If a science teacher gives his pupil a flower, the question he asks is, "What is this?" If the pupil is later given the same flower by her boy friend, the question that is asked is, "What does this mean?" The precise botanical species of the flower is no longer relevant. It is in something of the same way that the historical reality of Jesus' miracles. "what really happened", is irrelevant to the evangelist. The further we probe into that aspect of them, the further we remove ourselves from his only interest.

Explaining the Miracles Away?

Is such a treatment of the gospel miracles too cavalier? They once told us forcefully and unambiguously who Jesus was do they now tell us nothing? Are they now so demoted and diluted as to be worthless? Have they simply been explained away? Parables, poetry, symbolism is this all that is left? Of what use is that to serious readers of the gospel?

It depends what the serious readers are looking for. If it distresses them to acknowledge poetry as poetry, if they are unaware that poetry can get nearer to the heart of truth than a mere recital of bald facts, then perhaps they are less serious than they imagine.

The approach outlined above does not aim to get rid of the miracles but to understand them. It aims to restore a more biblical image of God. whose saving power is to be seen in what is natural, not in what is unnatural. It aims above all to reinstate Jesus of Nazareth as a human being, a man among men, not a Superman. Jesus was a man, and could do no more than any man fired by the Spirit of God can do. Vet in what he did, his disciples confessed that they had seen the glory of God present among them.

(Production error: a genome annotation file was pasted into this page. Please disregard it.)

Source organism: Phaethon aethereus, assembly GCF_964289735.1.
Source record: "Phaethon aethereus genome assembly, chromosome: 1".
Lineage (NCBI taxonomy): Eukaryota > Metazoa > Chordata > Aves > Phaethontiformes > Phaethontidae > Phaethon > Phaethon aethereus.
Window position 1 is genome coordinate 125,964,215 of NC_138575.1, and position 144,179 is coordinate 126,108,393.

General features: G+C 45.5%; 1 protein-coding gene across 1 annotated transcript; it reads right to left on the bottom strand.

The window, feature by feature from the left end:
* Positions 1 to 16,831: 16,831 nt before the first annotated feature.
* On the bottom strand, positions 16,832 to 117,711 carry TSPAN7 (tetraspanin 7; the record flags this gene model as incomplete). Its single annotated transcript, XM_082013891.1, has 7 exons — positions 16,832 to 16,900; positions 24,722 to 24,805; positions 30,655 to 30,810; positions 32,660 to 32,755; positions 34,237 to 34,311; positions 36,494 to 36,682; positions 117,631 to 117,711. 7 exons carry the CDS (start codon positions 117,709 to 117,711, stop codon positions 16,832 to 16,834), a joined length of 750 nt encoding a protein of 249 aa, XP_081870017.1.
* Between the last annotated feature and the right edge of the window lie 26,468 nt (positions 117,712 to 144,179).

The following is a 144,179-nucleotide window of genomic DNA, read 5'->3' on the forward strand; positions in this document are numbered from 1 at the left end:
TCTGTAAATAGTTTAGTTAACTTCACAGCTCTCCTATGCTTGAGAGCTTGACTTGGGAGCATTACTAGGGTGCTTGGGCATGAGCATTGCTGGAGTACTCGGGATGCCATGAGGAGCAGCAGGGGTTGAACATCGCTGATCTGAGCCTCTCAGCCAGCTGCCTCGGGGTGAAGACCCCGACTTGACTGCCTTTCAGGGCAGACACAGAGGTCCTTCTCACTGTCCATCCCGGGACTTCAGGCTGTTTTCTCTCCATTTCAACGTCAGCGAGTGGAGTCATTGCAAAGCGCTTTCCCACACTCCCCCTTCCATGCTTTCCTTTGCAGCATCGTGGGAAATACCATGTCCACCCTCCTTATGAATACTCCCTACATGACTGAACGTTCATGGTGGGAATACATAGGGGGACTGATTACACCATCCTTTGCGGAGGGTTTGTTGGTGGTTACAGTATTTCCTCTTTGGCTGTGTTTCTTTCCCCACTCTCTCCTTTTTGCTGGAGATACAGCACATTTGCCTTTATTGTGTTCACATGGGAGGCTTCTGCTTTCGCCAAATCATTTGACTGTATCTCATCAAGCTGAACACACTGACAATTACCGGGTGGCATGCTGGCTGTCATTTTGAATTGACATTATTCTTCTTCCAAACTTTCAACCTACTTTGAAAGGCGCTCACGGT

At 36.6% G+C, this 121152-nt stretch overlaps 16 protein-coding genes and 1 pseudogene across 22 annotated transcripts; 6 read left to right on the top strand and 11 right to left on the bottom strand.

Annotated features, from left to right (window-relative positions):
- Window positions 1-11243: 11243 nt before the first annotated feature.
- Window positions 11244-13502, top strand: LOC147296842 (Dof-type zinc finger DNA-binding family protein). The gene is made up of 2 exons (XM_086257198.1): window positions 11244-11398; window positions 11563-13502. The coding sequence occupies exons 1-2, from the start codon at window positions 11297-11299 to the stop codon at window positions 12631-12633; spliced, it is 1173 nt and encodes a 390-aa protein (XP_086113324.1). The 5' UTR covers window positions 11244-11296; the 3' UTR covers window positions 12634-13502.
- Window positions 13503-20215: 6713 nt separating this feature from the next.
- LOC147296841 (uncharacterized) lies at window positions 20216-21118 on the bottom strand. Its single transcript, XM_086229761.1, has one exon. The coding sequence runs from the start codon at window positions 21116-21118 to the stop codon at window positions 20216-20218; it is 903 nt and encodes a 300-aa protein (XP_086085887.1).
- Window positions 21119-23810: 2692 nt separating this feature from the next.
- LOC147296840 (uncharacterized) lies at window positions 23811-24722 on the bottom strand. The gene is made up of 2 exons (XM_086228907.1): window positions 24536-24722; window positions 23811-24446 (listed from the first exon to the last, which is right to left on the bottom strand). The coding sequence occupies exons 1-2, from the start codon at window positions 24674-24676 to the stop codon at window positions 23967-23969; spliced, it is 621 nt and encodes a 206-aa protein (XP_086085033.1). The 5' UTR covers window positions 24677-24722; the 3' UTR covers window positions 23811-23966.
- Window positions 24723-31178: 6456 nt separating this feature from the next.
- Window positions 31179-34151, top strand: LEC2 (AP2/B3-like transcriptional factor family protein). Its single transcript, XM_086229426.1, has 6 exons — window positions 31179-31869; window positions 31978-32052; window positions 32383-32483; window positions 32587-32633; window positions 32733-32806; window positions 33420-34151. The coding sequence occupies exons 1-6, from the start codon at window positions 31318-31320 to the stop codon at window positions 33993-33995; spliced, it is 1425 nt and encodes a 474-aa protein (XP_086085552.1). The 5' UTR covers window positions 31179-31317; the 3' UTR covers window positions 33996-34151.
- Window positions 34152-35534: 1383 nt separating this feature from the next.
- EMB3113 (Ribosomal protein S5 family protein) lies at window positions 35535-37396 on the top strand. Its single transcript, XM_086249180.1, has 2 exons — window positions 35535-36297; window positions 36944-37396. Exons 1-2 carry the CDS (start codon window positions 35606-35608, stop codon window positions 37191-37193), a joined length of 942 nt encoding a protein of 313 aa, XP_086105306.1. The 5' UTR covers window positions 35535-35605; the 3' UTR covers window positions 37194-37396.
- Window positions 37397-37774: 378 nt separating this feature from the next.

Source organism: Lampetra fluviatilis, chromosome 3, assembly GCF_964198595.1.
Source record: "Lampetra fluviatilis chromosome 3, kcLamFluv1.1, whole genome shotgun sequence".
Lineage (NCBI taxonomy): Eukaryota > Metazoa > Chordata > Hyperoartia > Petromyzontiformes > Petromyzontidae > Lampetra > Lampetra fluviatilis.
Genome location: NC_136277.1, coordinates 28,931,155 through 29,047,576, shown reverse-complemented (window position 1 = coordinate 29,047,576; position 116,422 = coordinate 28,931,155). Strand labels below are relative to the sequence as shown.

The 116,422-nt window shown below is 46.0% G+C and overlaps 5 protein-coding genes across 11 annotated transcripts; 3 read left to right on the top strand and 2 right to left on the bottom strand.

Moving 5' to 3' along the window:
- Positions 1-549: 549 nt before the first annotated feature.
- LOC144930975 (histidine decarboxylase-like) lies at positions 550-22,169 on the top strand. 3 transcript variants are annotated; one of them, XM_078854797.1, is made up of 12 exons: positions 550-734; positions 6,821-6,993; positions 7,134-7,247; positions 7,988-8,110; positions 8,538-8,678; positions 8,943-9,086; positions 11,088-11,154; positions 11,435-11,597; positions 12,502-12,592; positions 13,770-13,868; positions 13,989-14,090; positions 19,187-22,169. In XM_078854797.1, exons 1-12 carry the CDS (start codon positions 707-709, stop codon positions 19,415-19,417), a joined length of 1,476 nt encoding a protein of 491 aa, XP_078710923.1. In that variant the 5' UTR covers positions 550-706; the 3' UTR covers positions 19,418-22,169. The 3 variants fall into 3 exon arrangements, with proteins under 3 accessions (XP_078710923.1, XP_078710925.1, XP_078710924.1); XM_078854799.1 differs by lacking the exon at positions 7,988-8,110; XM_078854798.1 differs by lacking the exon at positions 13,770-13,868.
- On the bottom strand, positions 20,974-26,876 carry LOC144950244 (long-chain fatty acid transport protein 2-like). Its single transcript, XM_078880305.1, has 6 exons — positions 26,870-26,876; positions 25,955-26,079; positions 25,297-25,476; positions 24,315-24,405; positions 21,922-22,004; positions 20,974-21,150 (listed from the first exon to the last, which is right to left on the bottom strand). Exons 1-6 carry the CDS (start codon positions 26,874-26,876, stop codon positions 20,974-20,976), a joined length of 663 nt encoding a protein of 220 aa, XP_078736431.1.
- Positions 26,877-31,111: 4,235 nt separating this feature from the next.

Did the "impossible" take place? The answer is that this central claim of the Christian gospel is itself "impossible" that the Word of God became flesh and dwelt among us, that God was in Christ reconciling the world to himself. If anyone believes in that central "impossibility", then it is rather pointless to keep asking questions about the historical accuracy of the miracle stories. It is rather as if the woman taken in adultery, having been sent away pardoned, could only remark on the fact that Jesus was wearing sandals at the time.

Jesus worked miracles, but since he was a human being they were the kind of miracles human beings can work. And so he presumed, quite naturally, that his disciples would work miracles greater than his own:
Truly, truly, I say to you,
he who believes in me
will also do the works that I do;
and greater works than these will he do (John 14:12).

After all, would they not, under the inspiration of the Spirit he breathed out as he died, be able to feed the hungry and expel the demons that haunt mankind, to heal the sick and offer new life to people, in far greater numbers than he could ever hope to help in his own mortal lifetime? I do not see this as "explaining the miracles away". I see it as an invitation to understand them more deeply by accepting a frightening responsibility: I am called to work miracles myself.

Summary
I could perhaps best sum up what has been said above in the following four short paragraphs. My quarrel with God-talk is that it often sounds as if it refers to a Superman living in a world of his own, occasionally intervening in the world of men and women to remind them that he is around. Most people have rejected such a God. I want to tell them how sensible they are. The true Jewish and Christian tradition speaks of a God who is present in history, and can only be known in the events of people's lives. There is only one world, not two, and God is present at the heart of it.